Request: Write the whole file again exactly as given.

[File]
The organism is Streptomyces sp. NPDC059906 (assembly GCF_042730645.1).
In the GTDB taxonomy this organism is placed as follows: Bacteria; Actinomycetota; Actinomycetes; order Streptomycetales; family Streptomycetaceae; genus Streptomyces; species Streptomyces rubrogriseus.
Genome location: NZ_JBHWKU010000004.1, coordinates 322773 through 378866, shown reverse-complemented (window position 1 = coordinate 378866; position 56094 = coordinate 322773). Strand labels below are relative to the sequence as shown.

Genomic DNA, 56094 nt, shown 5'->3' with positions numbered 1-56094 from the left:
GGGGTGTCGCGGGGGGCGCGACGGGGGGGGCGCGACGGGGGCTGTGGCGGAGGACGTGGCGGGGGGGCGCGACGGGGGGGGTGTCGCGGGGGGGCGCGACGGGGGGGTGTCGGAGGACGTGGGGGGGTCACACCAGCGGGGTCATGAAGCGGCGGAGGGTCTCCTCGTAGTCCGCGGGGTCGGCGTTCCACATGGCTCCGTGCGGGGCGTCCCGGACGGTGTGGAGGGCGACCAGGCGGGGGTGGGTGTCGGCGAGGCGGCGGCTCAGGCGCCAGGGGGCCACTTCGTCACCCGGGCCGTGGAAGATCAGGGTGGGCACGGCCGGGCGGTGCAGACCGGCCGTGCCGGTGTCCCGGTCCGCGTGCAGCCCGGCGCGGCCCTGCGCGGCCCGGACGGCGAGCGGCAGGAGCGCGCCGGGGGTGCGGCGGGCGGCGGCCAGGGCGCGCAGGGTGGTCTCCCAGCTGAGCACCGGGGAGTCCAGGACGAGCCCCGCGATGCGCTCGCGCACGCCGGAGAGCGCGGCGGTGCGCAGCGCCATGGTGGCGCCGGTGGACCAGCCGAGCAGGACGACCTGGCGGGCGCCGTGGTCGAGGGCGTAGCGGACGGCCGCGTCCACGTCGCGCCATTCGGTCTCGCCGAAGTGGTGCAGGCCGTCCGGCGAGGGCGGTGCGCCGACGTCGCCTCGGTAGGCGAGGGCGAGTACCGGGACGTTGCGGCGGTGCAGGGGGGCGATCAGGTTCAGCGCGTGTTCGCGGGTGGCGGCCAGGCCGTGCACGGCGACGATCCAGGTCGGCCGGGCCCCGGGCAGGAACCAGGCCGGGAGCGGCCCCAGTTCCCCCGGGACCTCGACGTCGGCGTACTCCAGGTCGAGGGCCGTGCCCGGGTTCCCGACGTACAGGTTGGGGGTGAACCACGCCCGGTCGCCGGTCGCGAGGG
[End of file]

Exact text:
The organism is Streptomyces sp. NPDC059906 (assembly GCF_042730645.1).
In the GTDB taxonomy this organism is placed as follows: Bacteria; Actinomycetota; Actinomycetes; order Streptomycetales; family Streptomycetaceae; genus Streptomyces; species Streptomyces rubrogriseus.
Genome location: NZ_JBHWKU010000004.1, coordinates 322773 through 378866, shown reverse-complemented (window position 1 = coordinate 378866; position 56094 = coordinate 322773). Strand labels below are relative to the sequence as shown.

Genomic DNA, 56094 nt, shown 5'->3' with positions numbered 1-56094 from the left:
GGGGTGTCGCGGGGGGCGCGACGGGGGGGGCGCGACGGGGGCTGTGGCGGAGGACGTGGCGGGGGGGCGCGACGGGGGGGGTGTCGCGGGGGGGCGCGACGGGGGGGTGTCGGAGGACGTGGGGGGGTCACACCAGCGGGGTCATGAAGCGGCGGAGGGTCTCCTCGTAGTCCGCGGGGTCGGCGTTCCACATGGCTCCGTGCGGGGCGTCCCGGACGGTGTGGAGGGCGACCAGGCGGGGGTGGGTGTCGGCGAGGCGGCGGCTCAGGCGCCAGGGGGCCACTTCGTCACCCGGGCCGTGGAAGATCAGGGTGGGCACGGCCGGGCGGTGCAGACCGGCCGTGCCGGTGTCCCGGTCCGCGTGCAGCCCGGCGCGGCCCTGCGCGGCCCGGACGGCGAGCGGCAGGAGCGCGCCGGGGGTGCGGCGGGCGGCGGCCAGGGCGCGCAGGGTGGTCTCCCAGCTGAGCACCGGGGAGTCCAGGACGAGCCCCGCGATGCGCTCGCGCACGCCGGAGAGCGCGGCGGTGCGCAGCGCCATGGTGGCGCCGGTGGACCAGCCGAGCAGGACGACCTGGCGGGCGCCGTGGTCGAGGGCGTAGCGGACGGCCGCGTCCACGTCGCGCCATTCGGTCTCGCCGAAGTGGTGCAGGCCGTCCGGCGAGGGCGGTGCGCCGACGTCGCCTCGGTAGGCGAGGGCGAGTACCGGGACGTTGCGGCGGTGCAGGGGGGCGATCAGGTTCAGCGCGTGTTCGCGGGTGGCGGCCAGGCCGTGCACGGCGACGATCCAGGTCGGCCGGGCCCCGGGCAGGAACCAGGCCGGGAGCGGCCCCAGTTCCCCCGGGACCTCGACGTCGGCGTACTCCAGGTCGAGGGCCGTGCCCGGGTTCCCGACGTACAGGTTGGGGGTGAACCACGCCCGGTCGCCGGTCGCGAGGG